Practical implications

Guidance is provided for the training of expatriate to develop perspective-taking.

Originality/value

The paper expands the expatriate research by incorporating the perspective-taking model to identify which factors may motivate expatriates to see the HCN view point. Also, the paper contributes to the literature by identifying how resources such as expatriates’ psychological capital may promote the degree of accuracy or comprehension with respect to the HCN thoughts and feelings.

Details

Journal of Global Mobility, vol. 2 no. 3
Type: Research Article
ISSN: 2049-8799

Keywords

Content available
Article
Publication date: 2 December 2014

Jan Selmer

139

Abstract

Details

Journal of Global Mobility, vol. 2 no. 3
Type: Research Article
ISSN: 2049-8799

Article
Publication date: 5 December 2016

Keon-Hyung Ahn and Pil-Joon Kim

The purpose of this paper is to utilize the concept of arbitration by subrogation as a means to increase recoveries of indemnities paid out to exporters or any financial…

Abstract

Purpose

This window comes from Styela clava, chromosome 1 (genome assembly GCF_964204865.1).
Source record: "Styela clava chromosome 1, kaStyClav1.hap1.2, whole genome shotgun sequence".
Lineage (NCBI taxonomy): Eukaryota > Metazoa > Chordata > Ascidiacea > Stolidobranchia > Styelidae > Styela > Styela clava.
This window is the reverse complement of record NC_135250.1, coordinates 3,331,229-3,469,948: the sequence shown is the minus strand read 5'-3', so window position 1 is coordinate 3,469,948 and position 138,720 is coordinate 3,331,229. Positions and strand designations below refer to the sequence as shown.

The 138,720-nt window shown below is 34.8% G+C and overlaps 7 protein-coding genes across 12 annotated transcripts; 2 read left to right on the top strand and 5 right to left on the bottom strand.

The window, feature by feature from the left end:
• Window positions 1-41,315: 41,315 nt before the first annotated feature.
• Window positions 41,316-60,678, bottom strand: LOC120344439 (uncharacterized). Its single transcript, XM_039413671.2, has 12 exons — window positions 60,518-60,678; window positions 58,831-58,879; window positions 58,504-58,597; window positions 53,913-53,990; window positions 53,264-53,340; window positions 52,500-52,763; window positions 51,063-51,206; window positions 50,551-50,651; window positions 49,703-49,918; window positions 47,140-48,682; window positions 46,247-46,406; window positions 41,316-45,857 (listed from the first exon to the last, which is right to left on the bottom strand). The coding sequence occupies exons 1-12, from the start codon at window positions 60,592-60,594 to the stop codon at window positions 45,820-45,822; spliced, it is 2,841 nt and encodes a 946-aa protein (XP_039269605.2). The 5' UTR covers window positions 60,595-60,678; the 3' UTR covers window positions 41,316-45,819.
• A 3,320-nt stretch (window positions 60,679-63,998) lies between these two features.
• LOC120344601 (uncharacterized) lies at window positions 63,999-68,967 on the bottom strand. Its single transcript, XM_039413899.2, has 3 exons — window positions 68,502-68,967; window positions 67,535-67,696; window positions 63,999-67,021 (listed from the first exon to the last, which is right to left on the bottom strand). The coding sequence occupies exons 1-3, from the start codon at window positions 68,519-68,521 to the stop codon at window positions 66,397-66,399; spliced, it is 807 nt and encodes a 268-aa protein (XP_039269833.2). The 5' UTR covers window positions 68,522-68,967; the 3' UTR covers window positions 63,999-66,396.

The purpose of this paper is to utilize the concept of arbitration by subrogation as a means to increase recoveries of indemnities paid out to exporters or any financial institutions by K-SURE, an export credit agency of Korea, against possible non-payment or breach of obligations from the buyer or the buyer’s country. It looks into the possibility of K-SURE and KCAB reactivating its 2004 MOU to give more jurisdictional protection to K-SURE’s indemnities recovery transactions.

Design/methodology/approach

This paper first introduces a brief elucidation about export insurance provided by K-SURE and the necessity of arbitration in the export insurance, and a summary of a subrogation arbitration case referred to the KCAB by K-SURE in 2005. Cognizant of the 2004 MOU between K-SURE and KCAB, as well as the foreign and domestic developments in arbitration, the paper then analyzes legal principles of subrogation by insurer, as well as domestic and overseas precedents on the matters of assignment of claim and arbitration by subrogation.

Findings

While it appears that there is still no universally recognized authority nor established court precedents applying arbitration by subrogation, the authors discovered that similar to Korea, most of leading courts in the world have consistently held that the assignee can request and be requested for arbitration pursuant to the arbitration agreement contained in the assigned contract. The paper concludes that the K-SURE now can be admitted as a party having proper standing in the arbitration proceedings so long as the specific claim right under the contract which includes the arbitration agreement is assigned to the K-SURE.